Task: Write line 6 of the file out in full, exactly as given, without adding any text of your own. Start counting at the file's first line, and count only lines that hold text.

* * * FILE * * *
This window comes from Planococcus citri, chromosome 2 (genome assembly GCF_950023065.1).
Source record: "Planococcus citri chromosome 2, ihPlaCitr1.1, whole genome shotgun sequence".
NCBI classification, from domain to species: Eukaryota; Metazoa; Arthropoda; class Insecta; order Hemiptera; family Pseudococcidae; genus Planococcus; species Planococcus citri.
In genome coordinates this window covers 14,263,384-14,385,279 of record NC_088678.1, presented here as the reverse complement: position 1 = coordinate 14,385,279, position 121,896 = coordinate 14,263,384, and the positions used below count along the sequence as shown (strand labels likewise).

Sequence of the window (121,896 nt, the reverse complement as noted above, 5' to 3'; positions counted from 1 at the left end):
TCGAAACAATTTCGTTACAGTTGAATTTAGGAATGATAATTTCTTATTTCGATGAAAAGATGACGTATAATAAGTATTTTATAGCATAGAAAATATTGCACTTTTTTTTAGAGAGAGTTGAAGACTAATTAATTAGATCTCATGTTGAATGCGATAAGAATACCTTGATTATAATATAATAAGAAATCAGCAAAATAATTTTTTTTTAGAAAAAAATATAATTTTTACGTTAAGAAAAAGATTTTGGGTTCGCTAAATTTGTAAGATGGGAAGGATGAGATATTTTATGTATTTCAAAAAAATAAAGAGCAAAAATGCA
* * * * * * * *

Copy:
TCGAAACAATTTCGTTACAGTTGAATTTAGGAATGATAATTTCTTATTTCGATGAAAAGATGACGTATAATAAGTATTTTATAGCATAGAAAATATTGCACTTTTTTTTAGAGAGAGTTGAAGACTAATTAATTAGATCTCATGTTGAATGCGATAAGAATACCTTGATTATAATATAATAAGAAATCAGCAAAATAATTTTTTTTTAGAAAAAAATATAATTTTTACGTTAAGAAAAAGATTTTGGGTTCGCTAAATTTGTAAGATGGGAAGGATGAGATATTTTATGTATTTCAAAAAAATAAAGAGCAAAAATGCA